I am long removed from the world of high school sports, but I still get the same feeling now that I did back then once August hits. I was a soccer and basketball player, so my primary seasons occurred in Fall and Winter. Travel soccer typically wrapped up at the end of June and we would get all of July off to relax and enjoy summer. But once August struck- I knew what was coming. The two-a-days in the summer heat, the heavy practice schedule and a LOT of coach yelling at us about how we were out of shape (and trust me, we were).
Now, if I knew back then what I know now, I would have used my time more effectively to prepare for the upcoming season. Maybe if I did, I wouldn’t have been sidelined constantly with a variety of sports injuries, or maybe I would have been a better player and reached the next level. Regardless, I now spend much of my July and August at local schools and gyms speaking with coaches and athletes about the importance of using the off-season for injury management and prevention.
*Fine print: I know that the intro made it sound like this article is specific to high school athletes, but it is not. This applies to those of you gearing up for marathon training, pickleballers heading into tournament season, golfers heading out for a big golf trip in a few months or even just a weekend warrior returning to activity after some time off. If any of those apply to you, keep reading!*
How to Prepare for Your Best Season Yet
1. Get assessed by a sports medicine professional before the start of the season
Of course, my number one tip has to be a bit biased towards what I do, right? Now is the time to get assessed and here is why:
- Heal and address past injuries to prevent recurrence.
The off-season is a GREAT time to work through any of those nagging injuries that you have been noticing. Anything that had to be taped, braced or “extra” stretched in warm-ups needs to be assessed and addressed. I always stress to my patients that there are two types of rest: plain old rest and quality rest. It breaks my heart when a patient tells me that they avoided their sport for months to rest their injury, and upon return, they were right back in pain again. Oftentimes, it can be difficult to “rest” an injury away and that is because you are not addressing the root of the issue. The purpose of an assessment is to figure out WHY that injury occurred, and what has to be corrected to ensure it does not return again.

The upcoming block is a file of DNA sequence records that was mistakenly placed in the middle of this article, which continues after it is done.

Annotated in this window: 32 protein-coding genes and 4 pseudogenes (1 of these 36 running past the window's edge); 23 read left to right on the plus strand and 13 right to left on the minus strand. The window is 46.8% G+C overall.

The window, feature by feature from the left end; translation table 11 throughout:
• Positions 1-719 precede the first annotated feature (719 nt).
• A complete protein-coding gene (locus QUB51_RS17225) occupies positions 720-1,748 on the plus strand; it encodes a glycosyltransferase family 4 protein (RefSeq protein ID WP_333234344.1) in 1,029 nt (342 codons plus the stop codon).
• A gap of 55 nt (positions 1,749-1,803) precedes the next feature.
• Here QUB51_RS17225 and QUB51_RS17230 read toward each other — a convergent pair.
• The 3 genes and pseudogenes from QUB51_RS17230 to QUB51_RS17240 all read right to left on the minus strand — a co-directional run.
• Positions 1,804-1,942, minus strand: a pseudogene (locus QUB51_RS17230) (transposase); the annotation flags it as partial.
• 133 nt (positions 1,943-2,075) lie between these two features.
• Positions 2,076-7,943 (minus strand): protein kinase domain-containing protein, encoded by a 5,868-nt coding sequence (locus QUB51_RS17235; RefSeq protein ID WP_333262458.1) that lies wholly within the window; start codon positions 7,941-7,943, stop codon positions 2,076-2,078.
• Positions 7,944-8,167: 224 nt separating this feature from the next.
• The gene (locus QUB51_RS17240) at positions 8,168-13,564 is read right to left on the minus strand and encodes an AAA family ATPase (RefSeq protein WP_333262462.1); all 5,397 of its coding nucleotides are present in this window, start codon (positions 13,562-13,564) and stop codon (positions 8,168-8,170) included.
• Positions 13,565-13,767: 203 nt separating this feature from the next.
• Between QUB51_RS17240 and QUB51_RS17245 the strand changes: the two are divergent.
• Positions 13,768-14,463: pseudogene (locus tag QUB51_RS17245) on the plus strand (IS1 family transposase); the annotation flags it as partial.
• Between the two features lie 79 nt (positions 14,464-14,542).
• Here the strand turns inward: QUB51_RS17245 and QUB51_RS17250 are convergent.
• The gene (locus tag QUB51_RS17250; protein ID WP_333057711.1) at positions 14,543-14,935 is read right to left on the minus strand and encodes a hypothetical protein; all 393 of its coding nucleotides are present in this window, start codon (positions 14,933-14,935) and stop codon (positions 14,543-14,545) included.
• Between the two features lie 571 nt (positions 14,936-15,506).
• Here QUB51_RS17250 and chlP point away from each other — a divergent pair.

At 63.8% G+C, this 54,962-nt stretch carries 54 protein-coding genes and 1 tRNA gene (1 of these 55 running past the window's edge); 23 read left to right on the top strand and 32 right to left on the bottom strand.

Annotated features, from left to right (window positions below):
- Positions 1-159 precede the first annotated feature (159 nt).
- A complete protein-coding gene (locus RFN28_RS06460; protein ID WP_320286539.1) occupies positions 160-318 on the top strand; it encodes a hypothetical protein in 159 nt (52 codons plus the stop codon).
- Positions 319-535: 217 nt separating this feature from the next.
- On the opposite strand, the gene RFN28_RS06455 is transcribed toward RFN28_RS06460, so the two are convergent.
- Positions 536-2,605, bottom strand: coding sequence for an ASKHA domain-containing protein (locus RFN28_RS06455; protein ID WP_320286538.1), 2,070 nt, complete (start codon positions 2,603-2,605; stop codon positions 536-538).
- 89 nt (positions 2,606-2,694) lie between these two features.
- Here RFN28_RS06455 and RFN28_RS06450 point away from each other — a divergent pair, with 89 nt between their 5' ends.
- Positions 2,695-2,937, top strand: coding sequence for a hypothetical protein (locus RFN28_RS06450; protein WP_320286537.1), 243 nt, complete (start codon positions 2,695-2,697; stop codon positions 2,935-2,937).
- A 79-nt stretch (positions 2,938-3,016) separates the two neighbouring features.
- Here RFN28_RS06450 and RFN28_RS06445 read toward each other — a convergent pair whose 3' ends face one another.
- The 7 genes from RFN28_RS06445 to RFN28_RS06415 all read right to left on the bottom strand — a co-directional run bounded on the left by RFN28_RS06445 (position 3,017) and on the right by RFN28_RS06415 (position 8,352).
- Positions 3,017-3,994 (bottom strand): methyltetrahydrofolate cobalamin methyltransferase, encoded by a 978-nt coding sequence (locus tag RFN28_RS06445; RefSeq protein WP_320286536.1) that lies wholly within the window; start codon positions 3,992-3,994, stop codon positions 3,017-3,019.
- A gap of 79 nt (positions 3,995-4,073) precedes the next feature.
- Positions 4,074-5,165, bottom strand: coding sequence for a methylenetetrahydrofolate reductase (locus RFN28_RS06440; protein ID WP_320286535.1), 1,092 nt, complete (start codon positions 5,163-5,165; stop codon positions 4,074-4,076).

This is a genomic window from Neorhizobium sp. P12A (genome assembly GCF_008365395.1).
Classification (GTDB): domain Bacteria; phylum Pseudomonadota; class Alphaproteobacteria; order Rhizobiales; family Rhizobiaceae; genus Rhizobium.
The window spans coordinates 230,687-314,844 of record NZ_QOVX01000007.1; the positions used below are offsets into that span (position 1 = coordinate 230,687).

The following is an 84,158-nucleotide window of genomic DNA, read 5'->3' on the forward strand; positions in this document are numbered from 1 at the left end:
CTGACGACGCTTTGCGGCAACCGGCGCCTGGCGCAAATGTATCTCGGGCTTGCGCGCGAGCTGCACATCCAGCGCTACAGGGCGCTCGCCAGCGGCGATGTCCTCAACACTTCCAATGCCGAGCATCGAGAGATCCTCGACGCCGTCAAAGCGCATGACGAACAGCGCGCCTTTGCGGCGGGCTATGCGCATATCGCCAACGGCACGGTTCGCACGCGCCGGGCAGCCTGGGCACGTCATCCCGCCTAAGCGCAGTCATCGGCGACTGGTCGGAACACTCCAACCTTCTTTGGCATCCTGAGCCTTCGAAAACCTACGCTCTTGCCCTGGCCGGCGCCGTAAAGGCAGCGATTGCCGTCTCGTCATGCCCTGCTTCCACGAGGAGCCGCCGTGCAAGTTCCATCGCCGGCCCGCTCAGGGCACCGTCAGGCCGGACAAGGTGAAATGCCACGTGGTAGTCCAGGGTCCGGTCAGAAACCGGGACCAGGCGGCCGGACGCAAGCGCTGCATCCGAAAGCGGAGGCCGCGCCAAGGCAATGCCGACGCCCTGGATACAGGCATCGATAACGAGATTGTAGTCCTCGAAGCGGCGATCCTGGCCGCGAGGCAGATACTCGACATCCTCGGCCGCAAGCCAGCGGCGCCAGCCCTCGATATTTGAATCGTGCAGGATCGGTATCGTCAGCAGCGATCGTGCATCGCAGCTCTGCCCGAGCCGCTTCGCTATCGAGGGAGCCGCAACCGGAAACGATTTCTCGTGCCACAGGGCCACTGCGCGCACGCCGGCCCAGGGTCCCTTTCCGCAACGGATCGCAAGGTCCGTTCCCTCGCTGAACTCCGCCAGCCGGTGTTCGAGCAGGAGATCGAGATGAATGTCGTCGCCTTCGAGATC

- Prevent Injuries that can sideline you during the regular season.
I also must stress the importance of being assessed even in the absence of pain or injury. If you have been treated by one of the True Sport Care docs, it is likely that you said something along the lines of “I didn’t even know that hurt” or “I had no idea that was an issue”. The patient may feel fine, but upon exam, we may notice that their right side is far stronger than their left. Or maybe one hip is significantly tighter than the other. By finding and addressing these issues prior to being in-season, we can often prevent injury before it has a chance to occur. Waiting until you are in season to identify and correct these imbalances is much like a dog chasing their own tail – they might eventually catch it, but how much time did they waste doing so?
2. Build a strong foundation for your athletic season.
The off-season is also a great time to build your foundation, or as trainers often put it – own the basics. Consider the off-season “your foundation”, and your season “the house”. The more work you put into the foundation, the bigger and better the house can become competition season. For athletes in different sports, this will look different.
- Most often, I encourage my athletes to use this as a time to decrease weight in the gym and re-focus on their form.
- I often encourage runners to swim, bike and lift. I’ve sent soccer players to yoga and baseball players to pilates.
- This is a great time for athletes to get outside of typical training routines and cross-train the body in different planes.
- This is also a great time to let the brain rest and enjoy some downtime outside of their competitive training schedule.
A competitive weight-lifter recently told me that she loves her off-season because the training schedule is lighter. Since she doesn’t have early Sunday morning lifts out of season, she stays up late with her kids on Saturday nights watching movies and eating ice cream. The off-season isn’t completely about physical rebuilding, but the mental as well. Enjoying your downtime will allow you to refocus and be physically and emotionally fueled up for when the season returns. This is one that I cannot stress enough, and that I wish more people saw the value in.
There are not many things that we can guarantee when it comes to training and sports. We can never promise somebody that they won’t get hurt or that they will have a record-breaking season, but we can do everything possible to prepare them for success. The athletes I see who take the time and energy in the off-season to prepare even minimally have far better outcomes than those who don’t.
If you find yourself in a training gap, I encourage you to get assessed and address any findings. An ounce of prevention is worth a pound of cure…. And better yet, it may even lead you to your best season yet!
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